Too many times, I get frustrated by the uncertainties being the mom to a special needs child.  It is difficult at this time of year to be on facebook looking at all her peers getting excited to graduate high school and getting all kinds of accolades including multiple college acceptances.  I am happy for all these kids but I can’t help feeling envious.  We never knew what her potential was since it was stolen from us that fateful day.  

lifetitleI remind myself quite frankly that she is alive, healthy, and striving.  It may not be the life I envisioned for her or for myself 18 years ago when she was born a healthy baby but we have made the best of what we were handed.  We will continue to strive forward and reach whatever goals we can and live a great life.  

Thank you, Sayed, for reminding me what life is really all about.

 

A LITTLE POSITVITY CAN GO A LONG WAY

500_f_66251322_xsgw73bmx0qkw6prt205dcuhuma7ks88Our society is drowning in negativity.  Everything we hear in the news is filled with despair, sickness, fear, and so forth.  No wonder so many of us walk around day in and day out feeling like we have a big black cloud hovering over us.  Couple that with the weather we have been having on the east coast and it is no wonder that we feel so blah!!

My children have all, at times, come home to me pouring out the horrible moments of their day.  As a school counselor once told me about Middle Miss, “she walks around school with this bright cheery smile on her face and will never let any school employee know how she truly feels.  But once she steps off that school bus and sees her Mom all the despair of the day comes tumbling out as she can no longer contain it.”  When I heard this 9 years ago I finally felt validated.  I had been telling the school how miserable she was but they didn’t believe me since she never showed any signs of distress while she was there.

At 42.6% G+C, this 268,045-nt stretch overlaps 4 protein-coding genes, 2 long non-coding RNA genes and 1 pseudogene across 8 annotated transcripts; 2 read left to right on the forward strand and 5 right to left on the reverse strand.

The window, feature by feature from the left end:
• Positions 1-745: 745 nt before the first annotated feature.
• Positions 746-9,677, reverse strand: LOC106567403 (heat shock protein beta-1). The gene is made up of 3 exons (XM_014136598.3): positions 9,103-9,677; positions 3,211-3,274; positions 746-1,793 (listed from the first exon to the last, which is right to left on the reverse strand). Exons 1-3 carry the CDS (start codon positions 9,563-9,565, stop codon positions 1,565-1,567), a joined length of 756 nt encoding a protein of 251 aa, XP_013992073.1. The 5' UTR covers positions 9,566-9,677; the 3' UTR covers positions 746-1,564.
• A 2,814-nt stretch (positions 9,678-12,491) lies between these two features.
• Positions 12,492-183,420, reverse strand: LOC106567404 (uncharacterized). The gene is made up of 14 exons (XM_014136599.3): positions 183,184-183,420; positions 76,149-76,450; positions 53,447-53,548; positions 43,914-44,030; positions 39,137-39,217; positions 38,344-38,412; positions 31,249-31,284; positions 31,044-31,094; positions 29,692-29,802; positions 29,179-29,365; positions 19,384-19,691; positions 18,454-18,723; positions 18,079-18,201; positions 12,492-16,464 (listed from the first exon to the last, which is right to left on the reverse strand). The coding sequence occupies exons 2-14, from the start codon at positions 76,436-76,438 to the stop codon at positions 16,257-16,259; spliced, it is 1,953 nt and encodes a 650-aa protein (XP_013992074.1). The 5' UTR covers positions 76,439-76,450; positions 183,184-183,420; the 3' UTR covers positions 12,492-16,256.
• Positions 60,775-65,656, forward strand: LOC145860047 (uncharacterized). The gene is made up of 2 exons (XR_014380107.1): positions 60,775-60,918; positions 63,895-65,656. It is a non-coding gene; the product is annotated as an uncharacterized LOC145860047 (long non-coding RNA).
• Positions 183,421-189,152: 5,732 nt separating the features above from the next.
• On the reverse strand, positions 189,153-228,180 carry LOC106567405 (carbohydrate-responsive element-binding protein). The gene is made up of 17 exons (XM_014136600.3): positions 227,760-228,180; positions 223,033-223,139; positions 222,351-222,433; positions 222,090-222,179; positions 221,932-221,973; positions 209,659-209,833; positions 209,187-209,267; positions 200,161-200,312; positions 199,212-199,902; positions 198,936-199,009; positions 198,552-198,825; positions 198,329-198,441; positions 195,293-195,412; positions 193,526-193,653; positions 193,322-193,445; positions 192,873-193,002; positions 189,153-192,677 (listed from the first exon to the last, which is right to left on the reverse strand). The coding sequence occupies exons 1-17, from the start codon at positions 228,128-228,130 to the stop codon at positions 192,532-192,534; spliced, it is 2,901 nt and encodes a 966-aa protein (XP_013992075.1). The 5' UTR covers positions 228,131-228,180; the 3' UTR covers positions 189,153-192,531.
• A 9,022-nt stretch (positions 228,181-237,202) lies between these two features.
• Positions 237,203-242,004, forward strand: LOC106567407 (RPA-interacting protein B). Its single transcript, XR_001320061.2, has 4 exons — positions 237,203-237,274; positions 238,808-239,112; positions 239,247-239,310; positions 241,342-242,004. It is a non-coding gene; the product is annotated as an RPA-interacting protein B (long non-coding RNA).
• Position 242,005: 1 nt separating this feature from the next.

It got so bad that I would have to mentally prepare myself for her arrival so that I did not drown in all her negativity.  It still happens at times and I try to get her refocused.  Yesterday, I realized that I need to institute “positives” in our family.  Little Miss has been coming home for the past few weeks telling me how awful her day has been.  I knew the last 2 months of school would be challenging for her since her teacher, who she adores, is on maternity leave but I didn’t think it would be this bad.  She is having a hard time at since the class is misbehaving more due to a substitute teacher, the environment is loud and the routine is different.  She, like my other two and my husband, likes routine and consistency.  When the routine is off for more that a day or two her balance is shaken.